WHAT’S EATING YOU? YOU AREN’T HOW YOU EAT
It’s a hard ask for athletes to stop eating what they think will get them to what they feel is a “correct” weight for competition. Helping accept yourself as you are does not mean you have to give up ambition to compete. If, however, you find you have become addicted to the gym at the cost of a balanced insight into how you see yourself in the mirror, it may be time to ask for help from your network. Are you addicted to exercise? You may see it in yourself or your training partner – the fine line between excelling at triathlon and having it become your fix for all things. Does the sport provide your endorphin needs, has it become your psychological best friend, is it supplanting your work and personal life? Triathlon training can become an addiction. If you train to the point where you repeatedly injure yourself, you miss your child’s birthday to do one more brick workout, or you train at the expense of all else, you should think of making a change. After all, you still need your original joints when you are older, your child’s smile to brighten the day and the perspective that comes from the other aspects of your life.
Canadian pro Lionel Sanders has shared his story of having addiction challenges to illicit drugs before becoming a sporting inspiration. Cognizant that he shouldn’t swap his hyper-focus from drugs to sport, Sanders is aware that there can be an overdoing of training that puts you in a hole.
“I think the biggest thing that I had to acknowledge is that in order to push yourself to the absolute limit, you need balance in your life,” he says. “You can’t train hard all the time [as] this will burn you out physically and mentally. You need to recover, you need to have other interests so that when you do train hard you have mental and physical strength, motivation and desire.”
The way out of exercise dependence is often through experiencing the negative consequences of over-exercise and the generosity of others who can point it out. There actually is a zone where focus and motivation can lead to athletic achievements without leading to a crash in performance, scuttling of enjoyment, or loss of health. You can embrace exercise with moderation that still confers tremendous value. As you prepare for the upcoming tri season, take a look in the mirror and see who it is that looks back. Being aware allows you to ask for help if you want it. There is joy in striving for excellence in how your body functions and looks. There is reward in setting a goal and accomplishing it. Real satisfaction can come from being consistent with activity and social engagement through training. The varied ages, backgrounds and body types of triathletes continues to be a boon to the positive diversity in our sport and the acknowledgment that fuelling with food remains not only a vital aspect of triathlon, but of overall wellness. Remember you aren’t how you eat and, while your eating or training patterns may relate in part to self-identity, you are far more important to yourself and others than what or how you fuel with food or rest.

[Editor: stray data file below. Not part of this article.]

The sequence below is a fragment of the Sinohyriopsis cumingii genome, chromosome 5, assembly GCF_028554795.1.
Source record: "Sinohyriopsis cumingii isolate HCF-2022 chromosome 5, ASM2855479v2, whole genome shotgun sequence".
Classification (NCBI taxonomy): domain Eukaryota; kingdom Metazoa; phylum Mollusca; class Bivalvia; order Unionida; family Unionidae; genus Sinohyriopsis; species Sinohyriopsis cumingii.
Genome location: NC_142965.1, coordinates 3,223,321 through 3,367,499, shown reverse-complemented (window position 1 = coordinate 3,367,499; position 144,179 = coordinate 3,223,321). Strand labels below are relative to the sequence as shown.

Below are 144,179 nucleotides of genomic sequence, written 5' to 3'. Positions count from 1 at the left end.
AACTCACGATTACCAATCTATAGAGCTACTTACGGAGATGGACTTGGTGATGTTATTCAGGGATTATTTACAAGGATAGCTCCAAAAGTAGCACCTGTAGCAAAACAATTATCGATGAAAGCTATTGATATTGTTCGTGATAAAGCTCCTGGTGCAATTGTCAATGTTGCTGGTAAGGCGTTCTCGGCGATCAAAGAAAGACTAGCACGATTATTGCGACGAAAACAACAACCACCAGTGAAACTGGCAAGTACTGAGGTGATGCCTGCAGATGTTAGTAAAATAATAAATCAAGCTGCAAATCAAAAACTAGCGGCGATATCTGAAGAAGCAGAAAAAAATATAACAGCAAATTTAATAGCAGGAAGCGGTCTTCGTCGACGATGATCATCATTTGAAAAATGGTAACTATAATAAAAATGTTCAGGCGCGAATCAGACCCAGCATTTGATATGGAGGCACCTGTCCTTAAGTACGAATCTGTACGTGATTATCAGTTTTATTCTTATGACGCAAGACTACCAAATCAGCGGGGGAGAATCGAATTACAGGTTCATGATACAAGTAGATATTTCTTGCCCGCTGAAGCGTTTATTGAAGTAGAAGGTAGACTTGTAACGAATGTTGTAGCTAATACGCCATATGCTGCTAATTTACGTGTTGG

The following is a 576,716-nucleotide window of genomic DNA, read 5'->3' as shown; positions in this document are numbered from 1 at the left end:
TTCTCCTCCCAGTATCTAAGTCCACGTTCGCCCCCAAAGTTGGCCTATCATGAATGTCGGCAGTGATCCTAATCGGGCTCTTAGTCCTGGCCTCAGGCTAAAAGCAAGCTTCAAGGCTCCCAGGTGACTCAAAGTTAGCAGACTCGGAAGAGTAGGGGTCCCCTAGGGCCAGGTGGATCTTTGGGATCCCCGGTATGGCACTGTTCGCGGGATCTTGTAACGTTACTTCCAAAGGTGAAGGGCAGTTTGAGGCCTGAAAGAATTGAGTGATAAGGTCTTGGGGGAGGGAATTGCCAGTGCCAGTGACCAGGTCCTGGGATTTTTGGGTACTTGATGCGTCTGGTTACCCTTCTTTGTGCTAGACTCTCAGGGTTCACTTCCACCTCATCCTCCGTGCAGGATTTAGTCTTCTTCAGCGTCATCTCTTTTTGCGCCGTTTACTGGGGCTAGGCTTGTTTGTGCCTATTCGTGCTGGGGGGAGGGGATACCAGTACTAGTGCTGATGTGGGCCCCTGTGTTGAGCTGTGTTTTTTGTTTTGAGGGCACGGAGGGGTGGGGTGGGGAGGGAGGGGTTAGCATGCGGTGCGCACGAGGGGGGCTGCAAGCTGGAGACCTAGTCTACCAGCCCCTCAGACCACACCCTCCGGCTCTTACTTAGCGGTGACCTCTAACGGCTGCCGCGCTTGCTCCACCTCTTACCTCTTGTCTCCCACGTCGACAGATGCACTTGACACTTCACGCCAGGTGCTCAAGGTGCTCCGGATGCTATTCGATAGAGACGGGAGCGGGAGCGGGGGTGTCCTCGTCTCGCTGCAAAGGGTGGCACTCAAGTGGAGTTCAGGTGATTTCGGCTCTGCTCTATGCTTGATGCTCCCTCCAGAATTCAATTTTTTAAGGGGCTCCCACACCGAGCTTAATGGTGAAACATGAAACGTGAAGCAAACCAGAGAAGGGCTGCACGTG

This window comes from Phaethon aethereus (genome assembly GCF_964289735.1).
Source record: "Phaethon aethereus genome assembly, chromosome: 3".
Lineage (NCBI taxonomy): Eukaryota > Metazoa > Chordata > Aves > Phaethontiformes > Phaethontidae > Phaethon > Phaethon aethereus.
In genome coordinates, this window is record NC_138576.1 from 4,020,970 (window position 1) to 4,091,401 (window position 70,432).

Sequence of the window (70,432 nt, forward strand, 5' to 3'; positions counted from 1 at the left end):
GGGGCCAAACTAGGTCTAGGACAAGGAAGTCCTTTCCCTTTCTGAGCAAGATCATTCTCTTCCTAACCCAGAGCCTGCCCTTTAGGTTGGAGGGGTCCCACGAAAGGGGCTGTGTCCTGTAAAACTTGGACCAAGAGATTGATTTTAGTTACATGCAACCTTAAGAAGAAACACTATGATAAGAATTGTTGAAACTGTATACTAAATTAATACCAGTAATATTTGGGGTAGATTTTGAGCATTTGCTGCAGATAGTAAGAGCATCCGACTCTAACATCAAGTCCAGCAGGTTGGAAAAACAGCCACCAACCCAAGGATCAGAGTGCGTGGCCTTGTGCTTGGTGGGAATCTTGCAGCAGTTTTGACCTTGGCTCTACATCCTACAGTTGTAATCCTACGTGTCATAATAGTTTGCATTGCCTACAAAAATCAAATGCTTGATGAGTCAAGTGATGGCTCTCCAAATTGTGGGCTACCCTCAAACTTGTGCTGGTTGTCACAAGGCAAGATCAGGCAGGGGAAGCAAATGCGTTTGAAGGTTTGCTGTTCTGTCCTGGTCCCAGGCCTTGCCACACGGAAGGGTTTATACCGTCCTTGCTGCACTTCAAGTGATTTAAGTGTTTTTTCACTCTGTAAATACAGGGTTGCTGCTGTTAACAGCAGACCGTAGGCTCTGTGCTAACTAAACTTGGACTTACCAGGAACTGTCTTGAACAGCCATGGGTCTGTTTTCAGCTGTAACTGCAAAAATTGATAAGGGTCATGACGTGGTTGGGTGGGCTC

Dr. Chris Willer is a psychiatrist at St. Michael’s Hospital in Toronto and an avid triathlete for the past 18 years. He is also a nine-time Ironman finisher, and has competed at the Marathon Des Sables, Newton 24 Hours of Triathlon and Ultraman Canada. Olympic Gold Medal Coach, Head Coach Olympic Team, Top Age Group Coach
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